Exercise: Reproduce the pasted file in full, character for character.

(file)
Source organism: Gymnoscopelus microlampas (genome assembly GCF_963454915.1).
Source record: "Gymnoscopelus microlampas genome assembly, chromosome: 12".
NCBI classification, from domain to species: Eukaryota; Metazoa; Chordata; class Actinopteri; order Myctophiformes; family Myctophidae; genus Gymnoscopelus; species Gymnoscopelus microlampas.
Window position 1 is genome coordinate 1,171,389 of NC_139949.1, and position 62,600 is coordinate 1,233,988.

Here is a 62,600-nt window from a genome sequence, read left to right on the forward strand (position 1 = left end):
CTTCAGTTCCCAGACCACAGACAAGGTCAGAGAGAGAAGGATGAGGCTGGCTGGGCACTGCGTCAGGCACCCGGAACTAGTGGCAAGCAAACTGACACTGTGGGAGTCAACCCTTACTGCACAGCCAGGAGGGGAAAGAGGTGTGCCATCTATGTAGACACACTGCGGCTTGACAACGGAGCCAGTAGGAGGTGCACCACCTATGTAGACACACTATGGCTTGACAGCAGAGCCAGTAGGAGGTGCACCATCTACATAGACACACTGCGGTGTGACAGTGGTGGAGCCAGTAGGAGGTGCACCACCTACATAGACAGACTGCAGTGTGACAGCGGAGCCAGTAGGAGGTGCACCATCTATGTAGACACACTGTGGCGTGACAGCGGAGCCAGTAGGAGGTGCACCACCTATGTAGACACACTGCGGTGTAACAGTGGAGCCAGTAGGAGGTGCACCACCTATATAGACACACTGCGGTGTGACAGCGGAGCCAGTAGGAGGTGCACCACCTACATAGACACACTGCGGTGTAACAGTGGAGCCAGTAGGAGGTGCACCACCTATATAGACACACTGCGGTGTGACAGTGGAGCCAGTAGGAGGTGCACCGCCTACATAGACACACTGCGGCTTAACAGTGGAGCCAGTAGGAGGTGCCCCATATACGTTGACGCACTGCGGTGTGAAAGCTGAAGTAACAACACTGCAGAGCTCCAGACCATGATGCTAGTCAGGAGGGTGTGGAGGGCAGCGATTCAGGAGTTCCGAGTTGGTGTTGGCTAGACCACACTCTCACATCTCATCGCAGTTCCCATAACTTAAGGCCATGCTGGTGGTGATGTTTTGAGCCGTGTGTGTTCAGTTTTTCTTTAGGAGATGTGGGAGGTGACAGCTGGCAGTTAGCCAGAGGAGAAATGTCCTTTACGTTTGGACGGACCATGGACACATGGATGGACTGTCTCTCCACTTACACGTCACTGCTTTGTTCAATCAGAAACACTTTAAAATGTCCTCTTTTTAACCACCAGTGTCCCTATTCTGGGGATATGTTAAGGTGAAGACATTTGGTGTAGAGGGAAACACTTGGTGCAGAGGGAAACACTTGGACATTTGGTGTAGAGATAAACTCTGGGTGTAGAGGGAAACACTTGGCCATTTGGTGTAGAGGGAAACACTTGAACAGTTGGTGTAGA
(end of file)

Source organism: Gymnoscopelus microlampas (genome assembly GCF_963454915.1).
Source record: "Gymnoscopelus microlampas genome assembly, chromosome: 12".
NCBI classification, from domain to species: Eukaryota; Metazoa; Chordata; class Actinopteri; order Myctophiformes; family Myctophidae; genus Gymnoscopelus; species Gymnoscopelus microlampas.
Window position 1 is genome coordinate 1,171,389 of NC_139949.1, and position 62,600 is coordinate 1,233,988.

Here is a 62,600-nt window from a genome sequence, read left to right on the forward strand (position 1 = left end):
CTTCAGTTCCCAGACCACAGACAAGGTCAGAGAGAGAAGGATGAGGCTGGCTGGGCACTGCGTCAGGCACCCGGAACTAGTGGCAAGCAAACTGACACTGTGGGAGTCAACCCTTACTGCACAGCCAGGAGGGGAAAGAGGTGTGCCATCTATGTAGACACACTGCGGCTTGACAACGGAGCCAGTAGGAGGTGCACCACCTATGTAGACACACTATGGCTTGACAGCAGAGCCAGTAGGAGGTGCACCATCTACATAGACACACTGCGGTGTGACAGTGGTGGAGCCAGTAGGAGGTGCACCACCTACATAGACAGACTGCAGTGTGACAGCGGAGCCAGTAGGAGGTGCACCATCTATGTAGACACACTGTGGCGTGACAGCGGAGCCAGTAGGAGGTGCACCACCTATGTAGACACACTGCGGTGTAACAGTGGAGCCAGTAGGAGGTGCACCACCTATATAGACACACTGCGGTGTGACAGCGGAGCCAGTAGGAGGTGCACCACCTACATAGACACACTGCGGTGTAACAGTGGAGCCAGTAGGAGGTGCACCACCTATATAGACACACTGCGGTGTGACAGTGGAGCCAGTAGGAGGTGCACCGCCTACATAGACACACTGCGGCTTAACAGTGGAGCCAGTAGGAGGTGCCCCATATACGTTGACGCACTGCGGTGTGAAAGCTGAAGTAACAACACTGCAGAGCTCCAGACCATGATGCTAGTCAGGAGGGTGTGGAGGGCAGCGATTCAGGAGTTCCGAGTTGGTGTTGGCTAGACCACACTCTCACATCTCATCGCAGTTCCCATAACTTAAGGCCATGCTGGTGGTGATGTTTTGAGCCGTGTGTGTTCAGTTTTTCTTTAGGAGATGTGGGAGGTGACAGCTGGCAGTTAGCCAGAGGAGAAATGTCCTTTACGTTTGGACGGACCATGGACACATGGATGGACTGTCTCTCCACTTACACGTCACTGCTTTGTTCAATCAGAAACACTTTAAAATGTCCTCTTTTTAACCACCAGTGTCCCTATTCTGGGGATATGTTAAGGTGAAGACATTTGGTGTAGAGGGAAACACTTGGTGCAGAGGGAAACACTTGGACATTTGGTGTAGAGATAAACTCTGGGTGTAGAGGGAAACACTTGGCCATTTGGTGTAGAGGGAAACACTTGAACAGTTGGTGTAGA